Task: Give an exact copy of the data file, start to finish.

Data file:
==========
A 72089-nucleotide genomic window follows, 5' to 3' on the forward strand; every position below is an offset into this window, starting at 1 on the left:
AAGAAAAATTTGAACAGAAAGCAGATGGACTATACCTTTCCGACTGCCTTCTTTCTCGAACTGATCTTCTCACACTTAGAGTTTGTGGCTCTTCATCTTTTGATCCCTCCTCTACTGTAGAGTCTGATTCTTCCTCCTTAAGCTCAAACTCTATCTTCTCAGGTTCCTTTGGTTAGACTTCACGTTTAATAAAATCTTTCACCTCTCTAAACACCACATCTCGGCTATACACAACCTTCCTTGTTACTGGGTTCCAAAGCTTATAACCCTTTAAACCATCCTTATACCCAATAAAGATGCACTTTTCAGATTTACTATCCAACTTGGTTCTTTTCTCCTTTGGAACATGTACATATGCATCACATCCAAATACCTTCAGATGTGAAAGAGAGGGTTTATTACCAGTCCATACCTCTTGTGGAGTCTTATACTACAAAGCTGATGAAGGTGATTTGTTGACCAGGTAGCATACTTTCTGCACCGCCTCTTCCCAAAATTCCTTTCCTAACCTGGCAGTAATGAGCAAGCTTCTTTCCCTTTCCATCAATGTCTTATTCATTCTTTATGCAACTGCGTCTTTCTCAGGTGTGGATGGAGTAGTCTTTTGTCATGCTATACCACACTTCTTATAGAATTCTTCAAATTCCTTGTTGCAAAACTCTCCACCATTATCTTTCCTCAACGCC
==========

A 72089-nucleotide genomic window follows, 5' to 3' on the forward strand; every position below is an offset into this window, starting at 1 on the left:
AAGAAAAATTTGAACAGAAAGCAGATGGACTATACCTTTCCGACTGCCTTCTTTCTCGAACTGATCTTCTCACACTTAGAGTTTGTGGCTCTTCATCTTTTGATCCCTCCTCTACTGTAGAGTCTGATTCTTCCTCCTTAAGCTCAAACTCTATCTTCTCAGGTTCCTTTGGTTAGACTTCACGTTTAATAAAATCTTTCACCTCTCTAAACACCACATCTCGGCTATACACAACCTTCCTTGTTACTGGGTTCCAAAGCTTATAACCCTTTAAACCATCCTTATACCCAATAAAGATGCACTTTTCAGATTTACTATCCAACTTGGTTCTTTTCTCCTTTGGAACATGTACATATGCATCACATCCAAATACCTTCAGATGTGAAAGAGAGGGTTTATTACCAGTCCATACCTCTTGTGGAGTCTTATACTACAAAGCTGATGAAGGTGATTTGTTGACCAGGTAGCATACTTTCTGCACCGCCTCTTCCCAAAATTCCTTTCCTAACCTGGCAGTAATGAGCAAGCTTCTTTCCCTTTCCATCAATGTCTTATTCATTCTTTATGCAACTGCGTCTTTCTCAGGTGTGGATGGAGTAGTCTTTTGTCATGCTATACCACACTTCTTATAGAATTCTTCAAATTCCTTGTTGCAAAACTCTCCACCATTATCTTTCCTCAACGCC